Targeted advertising has always been a thing in the entertainment, as marketers try to determine what their desired demographics like to watch/play/do, and then shoehorn their products into those things and activities. Sometimes these partnerships make logical sense, such as sticking an automotive parts company logo on a stock car. Other times, the relationship is more subtle: For example, prescription drug ad during network news broadcasts because those viewers skew older than the general population, or Tide in NASCAR because they figure everybody has to do laundry.
Then there are partnerships that seem to make no sense on any level whatsoever. Exhibit A: Nintendo and Mercedes-Benz.
Mercedes’s contribution to gaming thus far includes a trio of playable vehicles in Mario Kart 8, and a Mystery Mushroom costume (as well as an admittedly-cool event course) in Super Mario Maker. The additions fit the games well and are interesting to use…but what is Mercedes’s endgame here? Why are they sticking their brand into games played mostly be people who a) aren’t old enough to drive, and b) couldn’t afford a Mercedes-Benz even if they wanted to?
I have a few theories on the matter:
- As Nintendo has recently copped to in its ads for the Nintendo Switch, its audience isn’t nearly as young as people might think. Nintendo is making a play for the young professional audience with the Switch, which is exactly who Mercedes would like to bring into its fold:
“…the GLA is part of a new generation of compact-class luxury cars aimed at an affluent and progressive audience, making it a good match with a significant part of Super Mario Maker’s target audience.” —Fortune, Dec. 15 2015
- Going at least as far back at the Wii, Nintendo has positioned themselves as “the other console,” serving as a complement to whatever existing system (Xbox, Playstation, PC) you might already have. Not every household can afford a ’boutique’ item like a second gaming console, and those that can also likely have the money to afford a Mercedes.
- Compared to television advertising, in-game advertising can have a very long lifespan. Consider the GLA in Mario Kart 8: The car was released to the karting public in August 2014, and not only has it been a part of a game whose online community is still thriving today, but (assuming the DLC gets included in Mario Kart 8 Deluxe) the brand will make the jump to the Switch and spend another few years in rotation! Conventional ads rarely have that sort of longevity. (It’s also worth noting that Nintendo games tend to have longer lifecycles than yearly-refreshing franchises like Madden.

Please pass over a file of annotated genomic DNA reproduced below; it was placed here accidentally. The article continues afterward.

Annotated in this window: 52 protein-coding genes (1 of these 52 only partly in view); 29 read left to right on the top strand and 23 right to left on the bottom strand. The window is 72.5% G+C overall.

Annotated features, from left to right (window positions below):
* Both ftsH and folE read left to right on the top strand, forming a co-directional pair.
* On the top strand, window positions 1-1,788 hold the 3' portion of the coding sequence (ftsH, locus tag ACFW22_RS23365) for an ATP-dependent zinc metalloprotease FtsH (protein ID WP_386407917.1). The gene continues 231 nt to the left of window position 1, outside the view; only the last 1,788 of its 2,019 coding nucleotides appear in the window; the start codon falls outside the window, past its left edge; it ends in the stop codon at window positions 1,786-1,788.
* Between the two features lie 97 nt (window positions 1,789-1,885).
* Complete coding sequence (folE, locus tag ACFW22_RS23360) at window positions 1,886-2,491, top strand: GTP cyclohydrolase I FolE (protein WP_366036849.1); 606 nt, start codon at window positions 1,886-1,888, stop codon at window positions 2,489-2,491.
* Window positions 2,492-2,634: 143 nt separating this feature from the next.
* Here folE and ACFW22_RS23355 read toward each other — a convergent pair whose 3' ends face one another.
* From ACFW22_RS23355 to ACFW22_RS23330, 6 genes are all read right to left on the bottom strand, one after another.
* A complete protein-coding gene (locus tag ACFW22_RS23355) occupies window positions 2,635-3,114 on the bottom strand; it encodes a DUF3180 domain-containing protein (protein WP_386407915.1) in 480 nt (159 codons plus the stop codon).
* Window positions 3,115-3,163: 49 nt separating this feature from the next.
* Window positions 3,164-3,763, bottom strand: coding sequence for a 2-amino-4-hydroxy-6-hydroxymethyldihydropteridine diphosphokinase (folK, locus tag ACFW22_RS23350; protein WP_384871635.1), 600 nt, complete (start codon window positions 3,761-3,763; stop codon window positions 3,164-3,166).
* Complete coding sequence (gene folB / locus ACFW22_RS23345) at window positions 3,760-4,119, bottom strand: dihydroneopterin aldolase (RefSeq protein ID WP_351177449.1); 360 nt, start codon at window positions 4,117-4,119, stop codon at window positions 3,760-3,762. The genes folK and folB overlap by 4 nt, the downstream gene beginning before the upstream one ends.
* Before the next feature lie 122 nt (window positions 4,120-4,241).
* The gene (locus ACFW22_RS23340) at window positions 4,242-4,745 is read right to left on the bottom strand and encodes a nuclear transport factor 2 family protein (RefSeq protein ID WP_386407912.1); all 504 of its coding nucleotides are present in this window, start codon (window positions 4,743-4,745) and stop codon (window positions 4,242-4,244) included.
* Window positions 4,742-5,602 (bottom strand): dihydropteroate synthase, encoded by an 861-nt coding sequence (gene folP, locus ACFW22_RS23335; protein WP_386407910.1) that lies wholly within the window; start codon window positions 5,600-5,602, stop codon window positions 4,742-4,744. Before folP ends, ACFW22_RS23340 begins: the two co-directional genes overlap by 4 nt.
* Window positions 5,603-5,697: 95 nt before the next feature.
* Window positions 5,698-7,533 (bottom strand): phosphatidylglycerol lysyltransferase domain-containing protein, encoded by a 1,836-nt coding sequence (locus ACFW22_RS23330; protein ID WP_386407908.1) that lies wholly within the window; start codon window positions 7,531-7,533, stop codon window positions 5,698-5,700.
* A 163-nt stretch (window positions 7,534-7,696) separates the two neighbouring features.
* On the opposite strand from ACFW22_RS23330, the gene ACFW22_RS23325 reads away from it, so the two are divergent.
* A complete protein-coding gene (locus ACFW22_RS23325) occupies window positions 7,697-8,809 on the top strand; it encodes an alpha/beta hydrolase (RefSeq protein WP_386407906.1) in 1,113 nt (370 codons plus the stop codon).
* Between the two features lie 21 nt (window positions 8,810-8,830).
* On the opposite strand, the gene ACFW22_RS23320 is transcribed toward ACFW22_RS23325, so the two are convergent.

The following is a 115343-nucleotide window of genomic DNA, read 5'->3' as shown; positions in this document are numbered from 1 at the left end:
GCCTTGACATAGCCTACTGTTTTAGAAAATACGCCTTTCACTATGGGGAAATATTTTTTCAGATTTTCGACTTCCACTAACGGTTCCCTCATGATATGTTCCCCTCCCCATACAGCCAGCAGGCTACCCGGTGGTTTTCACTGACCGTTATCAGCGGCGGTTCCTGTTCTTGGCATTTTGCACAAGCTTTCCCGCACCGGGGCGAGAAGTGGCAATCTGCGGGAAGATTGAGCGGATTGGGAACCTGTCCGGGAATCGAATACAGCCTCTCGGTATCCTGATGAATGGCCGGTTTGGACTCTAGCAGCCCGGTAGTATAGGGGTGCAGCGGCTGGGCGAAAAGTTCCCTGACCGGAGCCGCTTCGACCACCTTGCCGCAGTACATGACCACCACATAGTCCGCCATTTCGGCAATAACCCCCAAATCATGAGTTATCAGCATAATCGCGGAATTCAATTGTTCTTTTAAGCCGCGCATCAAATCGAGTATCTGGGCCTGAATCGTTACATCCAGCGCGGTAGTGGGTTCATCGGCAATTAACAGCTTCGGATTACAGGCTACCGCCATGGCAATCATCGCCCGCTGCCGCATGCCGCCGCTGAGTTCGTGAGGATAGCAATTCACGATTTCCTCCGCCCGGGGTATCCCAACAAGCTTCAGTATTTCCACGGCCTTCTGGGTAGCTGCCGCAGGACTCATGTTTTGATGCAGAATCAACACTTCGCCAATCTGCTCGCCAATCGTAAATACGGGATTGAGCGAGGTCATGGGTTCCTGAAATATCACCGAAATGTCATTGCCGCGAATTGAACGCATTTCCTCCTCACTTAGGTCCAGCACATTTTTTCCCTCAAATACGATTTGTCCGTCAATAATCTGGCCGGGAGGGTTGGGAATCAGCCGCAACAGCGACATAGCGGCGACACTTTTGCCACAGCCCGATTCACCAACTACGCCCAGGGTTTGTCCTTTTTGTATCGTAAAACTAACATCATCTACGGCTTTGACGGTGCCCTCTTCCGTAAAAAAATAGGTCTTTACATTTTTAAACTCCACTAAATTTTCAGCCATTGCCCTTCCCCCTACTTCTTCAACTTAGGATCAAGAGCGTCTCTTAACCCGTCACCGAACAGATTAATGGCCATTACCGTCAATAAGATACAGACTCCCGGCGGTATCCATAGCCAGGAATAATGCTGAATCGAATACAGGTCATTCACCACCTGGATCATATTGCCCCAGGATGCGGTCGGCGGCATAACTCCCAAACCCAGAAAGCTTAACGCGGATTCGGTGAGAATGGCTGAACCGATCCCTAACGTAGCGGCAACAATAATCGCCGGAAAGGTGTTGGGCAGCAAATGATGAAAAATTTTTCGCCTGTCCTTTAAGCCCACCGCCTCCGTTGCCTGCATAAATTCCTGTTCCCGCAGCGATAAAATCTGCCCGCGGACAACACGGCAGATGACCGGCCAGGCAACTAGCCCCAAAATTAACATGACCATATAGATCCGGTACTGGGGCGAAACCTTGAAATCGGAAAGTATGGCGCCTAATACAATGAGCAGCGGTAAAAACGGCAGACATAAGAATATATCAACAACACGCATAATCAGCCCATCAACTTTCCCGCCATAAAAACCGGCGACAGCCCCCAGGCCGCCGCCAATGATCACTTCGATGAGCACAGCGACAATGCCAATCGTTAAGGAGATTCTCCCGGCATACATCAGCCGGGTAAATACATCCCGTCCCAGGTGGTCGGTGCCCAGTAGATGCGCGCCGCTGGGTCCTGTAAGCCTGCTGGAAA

- Finally, consider the following quote:
“Many people grew up with Mario during the last 30 years, so there are quite a lot of 30- and 40-somethings around for which Super Mario Maker hails back to their childhood days and gives them a large dose of nostalgia.” —Caroline Pilz, head of product placement and fashion sponsoring for Mercedes, as told to Fortune
On the surface, this is just another quote confirming our first point about player age. I posit, however, that what Mercedes really wants is some of that Nintendo nostalgia.
Nintendo has an extremely passionate fanbase that is emotionally vested in the success of the company. Much of this has to do with the fact that video games, and specifically Nintendo, were huge parts of their childhood. I think Mercedes is hoping for a little of this Nintendo magic to rub off on their brand, in hopes that young gamers who encounter and enjoy their in-game products now might be more inclined to buy and support Mercedes-Benz products in the future. It’s a bit of a moonshot if you ask me, but this form of product placement strikes me as cheaper to produce than traditional advertising, so maybe a few dollars invested in some very long-term brand-building is worth the cost.
However, there’s one big problem with Mercedes’ plan to woo Nintendo fans:
Pilz says the presence in racing games is a good way for Mercedes-Benz to make a young, car-enthusiastic audience familiar with its products. —Fortune, Dec. 15 2015
…Except that it’s not clear that such a “young, car-enthusiastic audience” really exists. Millennials are a lot more ambivalent about driving and car ownership than prior generations, and according to the LA Times:
Contrary to the perception that young people are indulgent, many millennials seem to avoid buying flashy cars they really can’t afford and look instead at more practical considerations, perhaps as a concession to the load of college debt many have racked up. —Melissa Etehad and Rob Nikolewski, Dec. 23 2016
Mercedes, for as hip and cool as it would like to be, is an expensive luxury car brand, and newly-minted college grads carrying around mountains of student debt will be considering price and practicality if/when they purchase a car. They aren’t going to care if you showed up in their favorite video game twenty years ago.
We haven’t seen much from the Mercedes/Nintendo partnership since the Mario Maker course, and it’s unclear whether that is because the partnership expired or because Mercedes, like Nintendo, abandoned the Wii U and is waiting to see what opportunities arise for the Switch. If I were advising Mercedes, however, I’d tell them to spend their advertising budget elsewhere, because the potential payoff for being in Nintendo games seems too small to justify the cost.